EU Horizon 2020 has chosen the B3Africa project for a "success story". The project is led by Professor Erik Bongcam-Rudloff, SLU.
The resurgence of diseases like Ebola points to the need for coordinated global responses to health threats, which means doing things like biological research in standardised ways. But there is a problem: regions store and manage biological samples (biobanks) differently.
Tissue samples, genetic information and other vital sources of biological data used to understand human health need to be managed the same, regardless of the source country. IT systems used to process the samples and analyse the data – known as bioinformatics – need to be interoperable. Researchers working in the field or lab need to follow the same practices to ensure the findings are reliable.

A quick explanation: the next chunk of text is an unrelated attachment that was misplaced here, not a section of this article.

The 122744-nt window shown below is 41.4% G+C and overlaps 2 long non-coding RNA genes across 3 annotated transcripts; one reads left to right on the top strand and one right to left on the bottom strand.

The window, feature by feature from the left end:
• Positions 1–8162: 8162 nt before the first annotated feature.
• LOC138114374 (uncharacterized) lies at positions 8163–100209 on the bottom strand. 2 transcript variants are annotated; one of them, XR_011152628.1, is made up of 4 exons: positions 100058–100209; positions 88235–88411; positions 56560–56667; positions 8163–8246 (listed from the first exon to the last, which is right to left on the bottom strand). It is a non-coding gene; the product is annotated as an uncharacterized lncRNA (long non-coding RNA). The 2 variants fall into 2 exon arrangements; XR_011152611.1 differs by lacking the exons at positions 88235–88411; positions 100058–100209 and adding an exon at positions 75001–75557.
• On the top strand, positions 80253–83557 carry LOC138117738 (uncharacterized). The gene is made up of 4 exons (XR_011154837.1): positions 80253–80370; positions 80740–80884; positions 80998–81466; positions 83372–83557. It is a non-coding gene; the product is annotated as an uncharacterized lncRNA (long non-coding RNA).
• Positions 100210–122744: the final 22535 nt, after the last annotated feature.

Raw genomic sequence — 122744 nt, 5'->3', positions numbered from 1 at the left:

“We desperately needed a globally standardised approach to make sure that no matter where a disease or health crisis breaks out, research can quickly respond, knowing that everyone is on the same page,” says Erik Bongcam-Rudloff, a professor and head of bioinformatics infrastructure at the Swedish University of Agricultural Sciences. “Thanks to EU support for our B3Africa project, and working with our research partners, we’ve created a platform with technical and intellectual resources to bridge European and African biobanking and biological research.”
B3Africa’s seven-country international consortium, including Kenya, Nigeria, South Africa and Uganda, has integrated available open-source software, services and tools, as well as public databases, for use by African and European biobanks and research institutions.